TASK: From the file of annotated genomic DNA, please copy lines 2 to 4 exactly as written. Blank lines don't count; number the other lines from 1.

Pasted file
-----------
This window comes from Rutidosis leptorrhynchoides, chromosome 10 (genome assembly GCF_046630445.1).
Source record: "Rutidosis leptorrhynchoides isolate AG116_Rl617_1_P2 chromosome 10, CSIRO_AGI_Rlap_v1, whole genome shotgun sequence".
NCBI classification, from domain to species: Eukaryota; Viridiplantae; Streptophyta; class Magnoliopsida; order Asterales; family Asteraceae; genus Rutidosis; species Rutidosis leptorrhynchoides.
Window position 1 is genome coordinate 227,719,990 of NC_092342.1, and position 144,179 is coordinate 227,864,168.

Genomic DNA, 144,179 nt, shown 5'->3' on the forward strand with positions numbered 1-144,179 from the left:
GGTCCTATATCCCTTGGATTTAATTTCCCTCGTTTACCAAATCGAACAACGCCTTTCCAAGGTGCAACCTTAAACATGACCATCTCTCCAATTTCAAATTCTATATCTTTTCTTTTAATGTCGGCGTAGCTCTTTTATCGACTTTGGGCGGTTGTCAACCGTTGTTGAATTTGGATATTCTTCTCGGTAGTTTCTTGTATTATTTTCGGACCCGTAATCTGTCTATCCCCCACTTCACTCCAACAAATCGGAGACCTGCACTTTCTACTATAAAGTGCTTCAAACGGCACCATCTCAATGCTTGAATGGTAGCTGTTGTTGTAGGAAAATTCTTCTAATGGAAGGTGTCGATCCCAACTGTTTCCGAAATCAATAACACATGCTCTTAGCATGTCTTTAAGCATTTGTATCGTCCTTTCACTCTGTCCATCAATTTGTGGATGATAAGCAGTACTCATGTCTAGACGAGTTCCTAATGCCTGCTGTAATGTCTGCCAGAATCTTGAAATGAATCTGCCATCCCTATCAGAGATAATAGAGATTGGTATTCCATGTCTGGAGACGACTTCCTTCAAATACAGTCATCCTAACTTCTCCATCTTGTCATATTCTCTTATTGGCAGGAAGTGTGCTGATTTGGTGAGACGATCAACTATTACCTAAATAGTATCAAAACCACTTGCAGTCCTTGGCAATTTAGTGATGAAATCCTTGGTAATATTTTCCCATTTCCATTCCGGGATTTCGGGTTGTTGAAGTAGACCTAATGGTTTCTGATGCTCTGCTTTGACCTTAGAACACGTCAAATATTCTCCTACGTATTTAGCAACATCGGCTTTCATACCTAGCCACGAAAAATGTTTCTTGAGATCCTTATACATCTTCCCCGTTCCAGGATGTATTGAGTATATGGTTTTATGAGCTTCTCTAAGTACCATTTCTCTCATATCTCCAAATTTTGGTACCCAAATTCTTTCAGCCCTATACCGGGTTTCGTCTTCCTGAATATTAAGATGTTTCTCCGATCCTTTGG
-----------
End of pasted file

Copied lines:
Source record: "Rutidosis leptorrhynchoides isolate AG116_Rl617_1_P2 chromosome 10, CSIRO_AGI_Rlap_v1, whole genome shotgun sequence".
NCBI classification, from domain to species: Eukaryota; Viridiplantae; Streptophyta; class Magnoliopsida; order Asterales; family Asteraceae; genus Rutidosis; species Rutidosis leptorrhynchoides.
Window position 1 is genome coordinate 227,719,990 of NC_092342.1, and position 144,179 is coordinate 227,864,168.